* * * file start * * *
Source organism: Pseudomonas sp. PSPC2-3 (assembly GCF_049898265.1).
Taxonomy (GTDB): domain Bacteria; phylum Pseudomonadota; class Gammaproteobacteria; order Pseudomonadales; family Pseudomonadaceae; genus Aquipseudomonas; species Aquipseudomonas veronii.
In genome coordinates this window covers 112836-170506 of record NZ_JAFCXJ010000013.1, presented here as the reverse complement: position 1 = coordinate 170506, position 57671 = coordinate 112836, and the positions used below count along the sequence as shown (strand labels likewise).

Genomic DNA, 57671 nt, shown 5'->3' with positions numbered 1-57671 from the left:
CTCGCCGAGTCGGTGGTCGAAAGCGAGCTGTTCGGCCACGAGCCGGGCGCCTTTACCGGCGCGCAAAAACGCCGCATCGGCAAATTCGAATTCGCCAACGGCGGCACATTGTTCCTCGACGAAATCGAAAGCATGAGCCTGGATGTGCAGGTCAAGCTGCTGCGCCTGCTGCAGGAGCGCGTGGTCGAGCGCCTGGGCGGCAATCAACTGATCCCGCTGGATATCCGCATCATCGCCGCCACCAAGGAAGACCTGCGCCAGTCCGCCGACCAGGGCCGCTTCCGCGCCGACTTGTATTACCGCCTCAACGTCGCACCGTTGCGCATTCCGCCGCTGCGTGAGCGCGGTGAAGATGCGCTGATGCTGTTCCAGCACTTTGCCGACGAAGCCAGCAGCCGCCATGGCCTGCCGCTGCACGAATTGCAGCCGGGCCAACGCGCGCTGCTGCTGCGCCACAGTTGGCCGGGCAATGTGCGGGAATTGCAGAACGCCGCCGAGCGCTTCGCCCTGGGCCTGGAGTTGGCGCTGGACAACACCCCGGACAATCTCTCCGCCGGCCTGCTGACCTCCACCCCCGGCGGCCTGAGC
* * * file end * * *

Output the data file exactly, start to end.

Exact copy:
Source organism: Pseudomonas sp. PSPC2-3 (assembly GCF_049898265.1).
Taxonomy (GTDB): domain Bacteria; phylum Pseudomonadota; class Gammaproteobacteria; order Pseudomonadales; family Pseudomonadaceae; genus Aquipseudomonas; species Aquipseudomonas veronii.
In genome coordinates this window covers 112836-170506 of record NZ_JAFCXJ010000013.1, presented here as the reverse complement: position 1 = coordinate 170506, position 57671 = coordinate 112836, and the positions used below count along the sequence as shown (strand labels likewise).

Genomic DNA, 57671 nt, shown 5'->3' with positions numbered 1-57671 from the left:
CTCGCCGAGTCGGTGGTCGAAAGCGAGCTGTTCGGCCACGAGCCGGGCGCCTTTACCGGCGCGCAAAAACGCCGCATCGGCAAATTCGAATTCGCCAACGGCGGCACATTGTTCCTCGACGAAATCGAAAGCATGAGCCTGGATGTGCAGGTCAAGCTGCTGCGCCTGCTGCAGGAGCGCGTGGTCGAGCGCCTGGGCGGCAATCAACTGATCCCGCTGGATATCCGCATCATCGCCGCCACCAAGGAAGACCTGCGCCAGTCCGCCGACCAGGGCCGCTTCCGCGCCGACTTGTATTACCGCCTCAACGTCGCACCGTTGCGCATTCCGCCGCTGCGTGAGCGCGGTGAAGATGCGCTGATGCTGTTCCAGCACTTTGCCGACGAAGCCAGCAGCCGCCATGGCCTGCCGCTGCACGAATTGCAGCCGGGCCAACGCGCGCTGCTGCTGCGCCACAGTTGGCCGGGCAATGTGCGGGAATTGCAGAACGCCGCCGAGCGCTTCGCCCTGGGCCTGGAGTTGGCGCTGGACAACACCCCGGACAATCTCTCCGCCGGCCTGCTGACCTCCACCCCCGGCGGCCTGAGC